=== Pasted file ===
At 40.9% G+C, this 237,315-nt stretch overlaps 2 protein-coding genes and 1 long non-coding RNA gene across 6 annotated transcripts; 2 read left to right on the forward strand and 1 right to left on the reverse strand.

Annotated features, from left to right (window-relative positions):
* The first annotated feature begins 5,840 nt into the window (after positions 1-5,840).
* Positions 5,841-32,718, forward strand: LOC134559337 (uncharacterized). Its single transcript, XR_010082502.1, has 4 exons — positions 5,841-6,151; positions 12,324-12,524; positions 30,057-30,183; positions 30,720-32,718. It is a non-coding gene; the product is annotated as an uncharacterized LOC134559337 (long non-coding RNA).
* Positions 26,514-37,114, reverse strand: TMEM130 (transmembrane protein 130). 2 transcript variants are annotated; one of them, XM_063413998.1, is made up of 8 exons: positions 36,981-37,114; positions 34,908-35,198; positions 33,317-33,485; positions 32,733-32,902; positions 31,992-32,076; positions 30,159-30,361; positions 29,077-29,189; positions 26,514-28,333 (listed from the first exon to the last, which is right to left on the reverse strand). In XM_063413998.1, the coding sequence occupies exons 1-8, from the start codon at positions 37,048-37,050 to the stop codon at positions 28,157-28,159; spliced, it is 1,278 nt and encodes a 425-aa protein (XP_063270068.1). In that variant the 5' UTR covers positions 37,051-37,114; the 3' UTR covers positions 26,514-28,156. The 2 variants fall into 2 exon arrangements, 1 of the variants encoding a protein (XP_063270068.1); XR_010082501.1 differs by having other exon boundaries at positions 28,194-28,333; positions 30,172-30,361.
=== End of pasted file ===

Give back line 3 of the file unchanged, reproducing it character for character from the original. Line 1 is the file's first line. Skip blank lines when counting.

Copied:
* The first annotated feature begins 5,840 nt into the window (after positions 1-5,840).